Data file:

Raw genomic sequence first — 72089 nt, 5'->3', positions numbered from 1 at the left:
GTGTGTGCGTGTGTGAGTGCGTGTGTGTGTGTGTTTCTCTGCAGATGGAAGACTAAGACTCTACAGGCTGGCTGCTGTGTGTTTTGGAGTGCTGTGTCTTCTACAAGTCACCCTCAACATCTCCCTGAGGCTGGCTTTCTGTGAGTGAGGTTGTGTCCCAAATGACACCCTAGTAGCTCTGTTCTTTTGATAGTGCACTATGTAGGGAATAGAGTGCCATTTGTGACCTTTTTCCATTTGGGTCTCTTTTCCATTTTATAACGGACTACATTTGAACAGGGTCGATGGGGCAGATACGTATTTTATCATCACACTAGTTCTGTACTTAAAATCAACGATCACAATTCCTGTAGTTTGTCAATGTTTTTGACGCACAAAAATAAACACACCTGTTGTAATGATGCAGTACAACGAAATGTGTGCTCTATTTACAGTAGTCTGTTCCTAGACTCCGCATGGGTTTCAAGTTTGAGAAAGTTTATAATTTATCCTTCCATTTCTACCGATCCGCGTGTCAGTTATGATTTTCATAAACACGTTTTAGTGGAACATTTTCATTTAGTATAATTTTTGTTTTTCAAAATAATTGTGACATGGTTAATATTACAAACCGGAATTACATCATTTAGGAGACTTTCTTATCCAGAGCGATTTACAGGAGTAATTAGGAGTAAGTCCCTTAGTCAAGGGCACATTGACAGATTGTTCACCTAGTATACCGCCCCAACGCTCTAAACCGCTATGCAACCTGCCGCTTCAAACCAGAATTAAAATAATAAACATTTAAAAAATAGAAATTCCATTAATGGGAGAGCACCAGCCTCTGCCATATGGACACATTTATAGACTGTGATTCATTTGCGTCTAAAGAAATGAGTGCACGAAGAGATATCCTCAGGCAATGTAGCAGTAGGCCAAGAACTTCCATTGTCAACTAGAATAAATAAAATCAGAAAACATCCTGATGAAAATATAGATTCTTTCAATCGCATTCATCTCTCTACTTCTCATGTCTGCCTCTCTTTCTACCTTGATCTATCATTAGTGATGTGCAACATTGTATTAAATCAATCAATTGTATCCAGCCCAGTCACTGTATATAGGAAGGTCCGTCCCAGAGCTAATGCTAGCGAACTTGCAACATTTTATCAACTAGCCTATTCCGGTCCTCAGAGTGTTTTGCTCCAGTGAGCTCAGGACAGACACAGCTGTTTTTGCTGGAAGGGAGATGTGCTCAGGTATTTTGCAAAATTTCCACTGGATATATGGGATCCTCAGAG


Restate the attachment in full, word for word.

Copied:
Raw genomic sequence first — 72089 nt, 5'->3', positions numbered from 1 at the left:
GTGTGTGCGTGTGTGAGTGCGTGTGTGTGTGTGTTTCTCTGCAGATGGAAGACTAAGACTCTACAGGCTGGCTGCTGTGTGTTTTGGAGTGCTGTGTCTTCTACAAGTCACCCTCAACATCTCCCTGAGGCTGGCTTTCTGTGAGTGAGGTTGTGTCCCAAATGACACCCTAGTAGCTCTGTTCTTTTGATAGTGCACTATGTAGGGAATAGAGTGCCATTTGTGACCTTTTTCCATTTGGGTCTCTTTTCCATTTTATAACGGACTACATTTGAACAGGGTCGATGGGGCAGATACGTATTTTATCATCACACTAGTTCTGTACTTAAAATCAACGATCACAATTCCTGTAGTTTGTCAATGTTTTTGACGCACAAAAATAAACACACCTGTTGTAATGATGCAGTACAACGAAATGTGTGCTCTATTTACAGTAGTCTGTTCCTAGACTCCGCATGGGTTTCAAGTTTGAGAAAGTTTATAATTTATCCTTCCATTTCTACCGATCCGCGTGTCAGTTATGATTTTCATAAACACGTTTTAGTGGAACATTTTCATTTAGTATAATTTTTGTTTTTCAAAATAATTGTGACATGGTTAATATTACAAACCGGAATTACATCATTTAGGAGACTTTCTTATCCAGAGCGATTTACAGGAGTAATTAGGAGTAAGTCCCTTAGTCAAGGGCACATTGACAGATTGTTCACCTAGTATACCGCCCCAACGCTCTAAACCGCTATGCAACCTGCCGCTTCAAACCAGAATTAAAATAATAAACATTTAAAAAATAGAAATTCCATTAATGGGAGAGCACCAGCCTCTGCCATATGGACACATTTATAGACTGTGATTCATTTGCGTCTAAAGAAATGAGTGCACGAAGAGATATCCTCAGGCAATGTAGCAGTAGGCCAAGAACTTCCATTGTCAACTAGAATAAATAAAATCAGAAAACATCCTGATGAAAATATAGATTCTTTCAATCGCATTCATCTCTCTACTTCTCATGTCTGCCTCTCTTTCTACCTTGATCTATCATTAGTGATGTGCAACATTGTATTAAATCAATCAATTGTATCCAGCCCAGTCACTGTATATAGGAAGGTCCGTCCCAGAGCTAATGCTAGCGAACTTGCAACATTTTATCAACTAGCCTATTCCGGTCCTCAGAGTGTTTTGCTCCAGTGAGCTCAGGACAGACACAGCTGTTTTTGCTGGAAGGGAGATGTGCTCAGGTATTTTGCAAAATTTCCACTGGATATATGGGATCCTCAGAG